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Al Rochester, a lifelong Seattle resident, was a New Deal Democrat who served twelve years on the Seattle City Council and became an influential booster of the 1962 Seattle World's Fair. Rochester was born in Seattle, Washington, on March 28, 1895, one of four children from a pioneer Seattle family. His parents, Judge George Alfred Caldwell (G.A.C.) Rochester and Julia Gwynn Smith Rochester, came to Seattle from Kansas City in the late 1880s. G.A.C. followed his brothers, Junius and Percy, to what was considered the bountiful Pacific Northwest. Despite the fact that the three brothers found themselves caught in the 1893 depression, they prospered in business (Percy) and the Law (Junius and G.A.C.).
Al Rochester graduated from Broadway High School and served in World War I (1917-1918), seeing action in the second battle of the Marne and at Meuse Argonne. Following the Great War, Rochester served a short stint as a Wall Street bond salesman. However, he soon returned to Seattle and at age 36 married Marguerite Reynolds; they had two children, Junius and Mary Ellen.
During World War II, Rochester served as state director of the Office of War Information. In the mid-1940s, having been bitten by government service and by Franklin D. Roosevelt’s New Deal, he ran for elective office – the Seattle City Council. To his surprise, he was a winner and served on the Council from 1944 to 1956. Among his proudest contributions during that time were his chairmanship of the Parks and Streets and Sewers committees; his leadership in the adoption of daylight savings time, one-way streets, and special street parking for the physically handicapped; and his advocacy for construction of the Alaskan Way Viaduct. During his City Council tenure, Rochester served as "official greeter" to more than one-half million U.S. military personnel returning from the Korean War.
At the age of 14, Rochester had operated a bread-slicing machine at a restaurant in the “Pay Streak” carnival section of the 1909 Alaska-Yukon-Pacific Exposition exposition. Nearly five decades later, he proposed a golden anniversary commemoration of AYPE. At a small, informal Washington Athletic Club luncheon during the mid-1950s, Rochester proposed a Seattle “world’s fair.” His luncheon mates seconded the idea and Rochester returned to his City Council office to draft a Memorial to the state legislature suggesting such an event. In 1957, the State Legislature allocated $7.5 million for a fair and authorized creation of the World's Fair Commission. Rochester served for a time as Executive Director of the Washington State World’s Fair Commission. The eventual result of his idea was Century 21, the 1962 “Seattle World’s Fair.”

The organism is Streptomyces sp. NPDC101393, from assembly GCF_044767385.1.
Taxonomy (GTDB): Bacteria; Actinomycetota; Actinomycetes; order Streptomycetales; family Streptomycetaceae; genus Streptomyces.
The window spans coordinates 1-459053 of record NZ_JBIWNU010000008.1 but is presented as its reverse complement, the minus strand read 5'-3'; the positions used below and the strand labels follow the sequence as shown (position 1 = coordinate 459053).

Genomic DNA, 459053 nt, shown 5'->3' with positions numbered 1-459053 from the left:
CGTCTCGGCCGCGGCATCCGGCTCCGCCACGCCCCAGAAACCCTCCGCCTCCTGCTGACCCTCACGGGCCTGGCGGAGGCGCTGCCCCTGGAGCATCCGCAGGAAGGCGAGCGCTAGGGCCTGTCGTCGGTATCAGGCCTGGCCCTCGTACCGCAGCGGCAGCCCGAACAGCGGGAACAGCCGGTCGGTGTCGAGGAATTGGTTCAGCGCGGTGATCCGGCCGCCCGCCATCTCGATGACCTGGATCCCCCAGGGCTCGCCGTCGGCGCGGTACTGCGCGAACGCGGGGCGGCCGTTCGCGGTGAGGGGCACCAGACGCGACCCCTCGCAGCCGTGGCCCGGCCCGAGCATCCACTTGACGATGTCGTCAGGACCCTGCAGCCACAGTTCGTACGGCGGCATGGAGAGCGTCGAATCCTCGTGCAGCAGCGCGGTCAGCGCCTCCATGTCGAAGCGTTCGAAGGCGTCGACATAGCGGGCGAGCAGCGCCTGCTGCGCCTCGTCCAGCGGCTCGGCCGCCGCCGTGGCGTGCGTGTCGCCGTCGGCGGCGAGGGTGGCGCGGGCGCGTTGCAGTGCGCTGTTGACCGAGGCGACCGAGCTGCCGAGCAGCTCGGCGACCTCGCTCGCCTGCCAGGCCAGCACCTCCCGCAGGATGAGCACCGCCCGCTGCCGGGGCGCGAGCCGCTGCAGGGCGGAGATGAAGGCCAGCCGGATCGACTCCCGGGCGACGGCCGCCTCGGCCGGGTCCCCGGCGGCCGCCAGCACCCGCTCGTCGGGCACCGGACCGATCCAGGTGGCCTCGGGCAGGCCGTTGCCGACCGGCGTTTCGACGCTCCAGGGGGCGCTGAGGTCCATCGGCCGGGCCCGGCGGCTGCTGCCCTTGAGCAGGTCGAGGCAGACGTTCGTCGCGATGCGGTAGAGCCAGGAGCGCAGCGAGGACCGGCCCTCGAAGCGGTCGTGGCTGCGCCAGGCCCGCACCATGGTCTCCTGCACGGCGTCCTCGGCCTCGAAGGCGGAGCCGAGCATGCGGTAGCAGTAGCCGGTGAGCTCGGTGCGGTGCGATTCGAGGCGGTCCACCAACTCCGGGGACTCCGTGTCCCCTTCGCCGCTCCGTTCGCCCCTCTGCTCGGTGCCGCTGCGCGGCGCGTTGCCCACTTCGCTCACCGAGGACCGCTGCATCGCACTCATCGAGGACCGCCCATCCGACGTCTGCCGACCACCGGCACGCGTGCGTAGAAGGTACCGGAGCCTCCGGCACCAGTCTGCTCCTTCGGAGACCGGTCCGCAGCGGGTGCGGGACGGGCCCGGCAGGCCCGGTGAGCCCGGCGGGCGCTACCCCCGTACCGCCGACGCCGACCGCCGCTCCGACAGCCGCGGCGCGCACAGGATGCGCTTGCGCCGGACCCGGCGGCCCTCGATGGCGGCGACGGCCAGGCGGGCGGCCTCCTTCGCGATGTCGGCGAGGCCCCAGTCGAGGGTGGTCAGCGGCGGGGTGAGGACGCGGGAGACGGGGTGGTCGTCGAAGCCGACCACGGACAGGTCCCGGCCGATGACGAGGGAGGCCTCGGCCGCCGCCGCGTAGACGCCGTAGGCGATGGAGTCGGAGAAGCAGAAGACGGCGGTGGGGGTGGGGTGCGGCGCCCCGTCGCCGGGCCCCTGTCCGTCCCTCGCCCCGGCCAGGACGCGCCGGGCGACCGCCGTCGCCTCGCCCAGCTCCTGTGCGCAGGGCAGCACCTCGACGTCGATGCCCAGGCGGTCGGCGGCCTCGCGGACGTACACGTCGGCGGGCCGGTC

Besides his civic work, Rochester threw himself into non-profit and charitable endeavors. He was an officer of the Pioneer Association of Washington State, chairman of the King County U.S.O., and chairman of the Easter Seal campaign for crippled children. He also served as organizer and chairman of the local Infantile Paralysis Foundation chapter, was director of Red Cross and Heart Association campaigns, and was twice president of the Young Men’s Democratic Club of Seattle and King County.
Rochester died in Seattle at the age of 93, on February 4, 1989.
This series is comprised of two scrapbooks relating to the life and work of Al Rochester, compiled by Rochester's daughter, Mary Ellen Rochester. Each volume is described more fully below.
[Item and date], Alfred R. Rochester Scrapbooks, Record Series 4678-02. Volume [number]. Seattle Municipal Archives.
The following section contains a detailed listing of the materials in the collection.
Contains newspaper clippings from Rochester's public life, focusing almost exclusively on his years as a City Council member. However, there are a few clippings that pre-date and post-date his tenure on the Council.
Contains newspaper clippings commemorating the 25th anniversary of the 1962 Seattle World's Fair.